Tuesday, November 07, 2006

Find Ways to curb ragging

link to the report

Courtesy The Times of India

NEW DELHI: After stripping college elections of money
and muscle power, Supreme Court on Monday turned its
attention to the menace of ragging of freshers
prevalent in almost all educational institutions and
entrusted the task of finding remedial measures to a
committee headed by former CBI director R K Raghavan.

That the Bench comprising Justices Arijit Pasayat and
L S Panta chose a tough former police officer to deal
with a menace bordering on criminality, was not
surprising as it had recently ordered implementation
of radical suggestions of former chief election
commissioner J M Lyngdoh, who was saddled with the
task of streamlining the much maligned college
elections, where money, muscle and political influence
ruled the roost.

During the hearing on the implementation of the
Lyngdoh Committee recommendations, the Bench propped
up the issue of ragging prevalent in educational
institutions and termed it as a menace, which is
claiming the lives of students every now and then.

It recalled that in 2001, the apex court had laid down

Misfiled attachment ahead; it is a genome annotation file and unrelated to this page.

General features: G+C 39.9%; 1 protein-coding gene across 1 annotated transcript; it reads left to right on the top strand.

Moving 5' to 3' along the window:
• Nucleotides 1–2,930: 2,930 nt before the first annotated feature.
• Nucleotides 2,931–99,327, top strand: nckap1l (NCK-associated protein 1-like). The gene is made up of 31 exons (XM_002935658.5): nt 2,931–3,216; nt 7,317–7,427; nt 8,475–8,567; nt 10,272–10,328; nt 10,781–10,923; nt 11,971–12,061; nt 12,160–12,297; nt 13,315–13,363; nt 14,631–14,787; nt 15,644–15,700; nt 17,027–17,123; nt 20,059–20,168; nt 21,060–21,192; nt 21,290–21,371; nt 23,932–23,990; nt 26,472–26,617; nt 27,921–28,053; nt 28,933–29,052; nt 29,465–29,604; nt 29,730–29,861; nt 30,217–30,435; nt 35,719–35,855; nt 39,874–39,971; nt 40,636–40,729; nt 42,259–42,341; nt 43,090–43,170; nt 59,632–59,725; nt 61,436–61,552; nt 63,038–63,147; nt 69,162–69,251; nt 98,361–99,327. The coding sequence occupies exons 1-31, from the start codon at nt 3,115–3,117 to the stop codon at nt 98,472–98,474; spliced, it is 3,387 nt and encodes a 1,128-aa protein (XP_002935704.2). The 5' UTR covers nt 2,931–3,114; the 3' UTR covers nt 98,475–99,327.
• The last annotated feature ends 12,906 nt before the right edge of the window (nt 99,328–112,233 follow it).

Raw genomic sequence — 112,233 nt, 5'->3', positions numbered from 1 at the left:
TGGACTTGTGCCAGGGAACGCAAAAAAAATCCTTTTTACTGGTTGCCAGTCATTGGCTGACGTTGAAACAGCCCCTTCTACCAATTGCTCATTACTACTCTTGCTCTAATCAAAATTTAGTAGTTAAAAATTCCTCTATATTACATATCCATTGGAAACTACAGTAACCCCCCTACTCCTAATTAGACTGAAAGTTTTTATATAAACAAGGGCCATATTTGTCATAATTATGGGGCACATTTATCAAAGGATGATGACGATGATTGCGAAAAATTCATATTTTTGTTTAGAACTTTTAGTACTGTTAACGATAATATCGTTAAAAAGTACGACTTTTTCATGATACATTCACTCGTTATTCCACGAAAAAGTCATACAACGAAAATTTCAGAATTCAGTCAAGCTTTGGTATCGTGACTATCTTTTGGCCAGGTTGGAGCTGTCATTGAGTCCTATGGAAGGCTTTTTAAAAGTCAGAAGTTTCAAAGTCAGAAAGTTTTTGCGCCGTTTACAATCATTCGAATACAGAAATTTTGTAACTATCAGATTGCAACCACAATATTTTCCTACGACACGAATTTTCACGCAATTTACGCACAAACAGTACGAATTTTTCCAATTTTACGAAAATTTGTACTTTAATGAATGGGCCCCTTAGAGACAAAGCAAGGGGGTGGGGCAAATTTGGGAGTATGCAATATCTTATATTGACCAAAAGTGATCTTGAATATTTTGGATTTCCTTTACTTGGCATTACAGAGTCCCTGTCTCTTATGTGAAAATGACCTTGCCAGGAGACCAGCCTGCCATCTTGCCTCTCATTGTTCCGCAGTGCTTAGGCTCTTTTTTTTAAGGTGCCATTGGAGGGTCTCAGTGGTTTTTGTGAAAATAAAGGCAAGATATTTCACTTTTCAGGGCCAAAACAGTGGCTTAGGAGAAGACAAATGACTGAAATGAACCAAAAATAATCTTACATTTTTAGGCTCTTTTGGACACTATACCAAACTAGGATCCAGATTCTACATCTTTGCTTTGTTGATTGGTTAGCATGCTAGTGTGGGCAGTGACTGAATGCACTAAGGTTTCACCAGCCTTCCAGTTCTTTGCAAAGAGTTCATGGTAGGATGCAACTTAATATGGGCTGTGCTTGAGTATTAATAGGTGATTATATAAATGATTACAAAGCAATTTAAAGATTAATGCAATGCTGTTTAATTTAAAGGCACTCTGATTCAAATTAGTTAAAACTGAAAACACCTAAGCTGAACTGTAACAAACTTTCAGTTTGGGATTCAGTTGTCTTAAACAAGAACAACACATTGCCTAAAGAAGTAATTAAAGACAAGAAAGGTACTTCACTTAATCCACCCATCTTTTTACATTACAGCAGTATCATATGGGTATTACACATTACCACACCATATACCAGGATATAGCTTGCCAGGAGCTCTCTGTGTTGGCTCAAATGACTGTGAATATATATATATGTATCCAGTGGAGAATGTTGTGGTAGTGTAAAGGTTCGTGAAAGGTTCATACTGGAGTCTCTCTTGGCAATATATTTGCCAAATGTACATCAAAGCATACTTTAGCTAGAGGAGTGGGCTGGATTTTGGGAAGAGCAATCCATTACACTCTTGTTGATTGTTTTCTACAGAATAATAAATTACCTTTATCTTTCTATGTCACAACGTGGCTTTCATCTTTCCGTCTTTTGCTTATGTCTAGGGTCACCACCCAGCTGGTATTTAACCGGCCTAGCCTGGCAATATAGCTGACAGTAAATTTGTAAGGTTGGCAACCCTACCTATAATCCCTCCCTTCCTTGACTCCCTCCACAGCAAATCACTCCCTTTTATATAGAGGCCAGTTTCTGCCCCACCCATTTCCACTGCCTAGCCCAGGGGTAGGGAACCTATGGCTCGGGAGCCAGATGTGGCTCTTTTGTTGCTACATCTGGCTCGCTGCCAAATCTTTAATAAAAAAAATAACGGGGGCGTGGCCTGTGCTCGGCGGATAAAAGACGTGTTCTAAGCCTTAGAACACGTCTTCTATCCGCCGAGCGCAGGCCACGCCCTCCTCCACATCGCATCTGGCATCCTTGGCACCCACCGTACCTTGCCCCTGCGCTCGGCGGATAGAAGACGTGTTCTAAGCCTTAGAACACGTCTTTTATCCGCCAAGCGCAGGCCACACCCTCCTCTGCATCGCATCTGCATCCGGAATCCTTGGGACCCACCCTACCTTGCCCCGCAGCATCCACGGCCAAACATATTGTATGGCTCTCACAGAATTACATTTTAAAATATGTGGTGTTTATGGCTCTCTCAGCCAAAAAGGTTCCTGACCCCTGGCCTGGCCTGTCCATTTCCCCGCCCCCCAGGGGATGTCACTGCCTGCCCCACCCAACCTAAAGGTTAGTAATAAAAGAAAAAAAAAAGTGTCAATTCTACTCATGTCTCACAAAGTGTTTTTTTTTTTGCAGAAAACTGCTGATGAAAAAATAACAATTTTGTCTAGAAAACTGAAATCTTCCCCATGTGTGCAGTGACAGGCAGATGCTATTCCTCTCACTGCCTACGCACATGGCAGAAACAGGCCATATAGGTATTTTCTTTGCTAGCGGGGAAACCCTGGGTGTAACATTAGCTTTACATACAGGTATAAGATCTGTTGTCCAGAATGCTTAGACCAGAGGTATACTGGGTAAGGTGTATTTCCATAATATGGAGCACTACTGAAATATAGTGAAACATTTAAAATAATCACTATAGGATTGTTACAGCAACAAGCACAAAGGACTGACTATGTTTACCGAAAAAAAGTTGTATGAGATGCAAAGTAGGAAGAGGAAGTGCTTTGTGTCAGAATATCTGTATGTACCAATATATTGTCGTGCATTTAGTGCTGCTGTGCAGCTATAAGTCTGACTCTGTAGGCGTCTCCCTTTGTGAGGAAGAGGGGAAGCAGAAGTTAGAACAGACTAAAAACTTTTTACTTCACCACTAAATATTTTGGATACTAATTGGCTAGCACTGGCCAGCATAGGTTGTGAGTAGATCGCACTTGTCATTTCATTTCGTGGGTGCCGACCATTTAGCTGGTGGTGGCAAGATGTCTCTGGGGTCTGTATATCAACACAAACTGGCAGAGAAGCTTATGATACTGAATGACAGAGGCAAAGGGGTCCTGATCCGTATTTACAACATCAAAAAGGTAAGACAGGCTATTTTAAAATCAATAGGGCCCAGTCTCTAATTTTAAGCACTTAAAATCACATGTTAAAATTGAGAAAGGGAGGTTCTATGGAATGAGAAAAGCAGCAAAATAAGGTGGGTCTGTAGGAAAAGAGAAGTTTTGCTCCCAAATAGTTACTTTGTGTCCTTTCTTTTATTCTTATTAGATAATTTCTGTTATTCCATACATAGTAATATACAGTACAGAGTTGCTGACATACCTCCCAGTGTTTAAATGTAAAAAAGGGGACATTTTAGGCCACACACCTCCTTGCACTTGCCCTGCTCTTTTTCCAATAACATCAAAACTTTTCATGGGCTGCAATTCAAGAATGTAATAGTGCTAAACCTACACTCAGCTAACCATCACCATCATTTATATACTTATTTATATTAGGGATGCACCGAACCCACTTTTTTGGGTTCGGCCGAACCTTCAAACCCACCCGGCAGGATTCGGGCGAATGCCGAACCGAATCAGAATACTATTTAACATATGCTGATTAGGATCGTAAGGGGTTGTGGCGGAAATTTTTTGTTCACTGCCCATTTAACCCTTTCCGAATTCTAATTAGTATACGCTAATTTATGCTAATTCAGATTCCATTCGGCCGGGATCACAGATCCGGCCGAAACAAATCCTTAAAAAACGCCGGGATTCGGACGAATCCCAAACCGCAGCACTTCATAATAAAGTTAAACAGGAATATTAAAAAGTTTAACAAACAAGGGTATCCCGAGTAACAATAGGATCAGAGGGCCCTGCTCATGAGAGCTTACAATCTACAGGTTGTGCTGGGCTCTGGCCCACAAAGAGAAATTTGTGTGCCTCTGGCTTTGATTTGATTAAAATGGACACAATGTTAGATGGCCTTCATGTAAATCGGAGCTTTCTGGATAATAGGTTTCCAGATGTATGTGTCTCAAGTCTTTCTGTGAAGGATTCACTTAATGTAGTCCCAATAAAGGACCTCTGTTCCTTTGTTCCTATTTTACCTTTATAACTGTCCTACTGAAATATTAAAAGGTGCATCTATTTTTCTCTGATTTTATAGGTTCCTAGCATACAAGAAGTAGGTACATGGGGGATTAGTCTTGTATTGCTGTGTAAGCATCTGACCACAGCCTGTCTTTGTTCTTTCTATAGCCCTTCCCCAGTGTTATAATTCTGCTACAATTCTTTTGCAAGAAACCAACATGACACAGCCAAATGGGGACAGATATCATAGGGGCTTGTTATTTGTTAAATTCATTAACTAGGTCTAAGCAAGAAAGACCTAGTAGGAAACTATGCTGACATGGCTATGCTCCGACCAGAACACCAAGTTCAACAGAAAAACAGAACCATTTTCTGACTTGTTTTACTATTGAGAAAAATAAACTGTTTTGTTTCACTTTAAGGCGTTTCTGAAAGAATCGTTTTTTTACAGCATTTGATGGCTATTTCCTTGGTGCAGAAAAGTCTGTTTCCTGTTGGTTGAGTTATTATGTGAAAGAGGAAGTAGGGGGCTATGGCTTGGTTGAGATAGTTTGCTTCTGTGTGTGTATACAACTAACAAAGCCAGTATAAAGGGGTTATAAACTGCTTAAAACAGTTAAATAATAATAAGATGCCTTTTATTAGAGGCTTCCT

stringent guidelines to curb the menace, but these had
remained unimplemented in most states. The court had
said that if an institution failed to curb ragging,
University Grants Commission and other authorities
could consider de-affiliating it, as well as stop its
financial grants.

Expressing concern over the increase in the incidence
of ragging, as mentioned in the PIL filed by an NGO,
Vishwa Jagriti Mission, it had said that ragging
cannot be curbed by merely making is a cognisable
criminal offence.

Irked by the non-implementation of the 2001 judgment,
Justice Pasayat said a committee on lines of the one
headed by Lyngdoh be appointed. This was welcomed by
Additional Solicitor General Gopal Subramaniam.

The ASG was given three weeks time by the court to
take necessary instructions from the government for
deciding the composition of the Raghavan committee.

On the issue of implementation of the Lyngdoh
committee, the Bench accepted the suggestion of senior
advocate Arun Jaitley whose experience as a student
leader is well known certain strong recommendations on
student polls needed a fresh look, especially on
relaxation of age limit and the expenditure limit.

Meanwhile, human resource development minister Arjun
Singh welcomed the Supreme Court's direction to curb
ragging and said his ministry was ready to render all
necessary help in this regard.

"The observation of the court is welcome and we would
render all help for it," Singh told reporters here.
"These incidents (of ragging) influence all and have
drawn attention of everyone including the court," he
added. Meanwhile, Singh signed an agreement with Saudi
Arabia to enhance cooperation in the field of science
and education.

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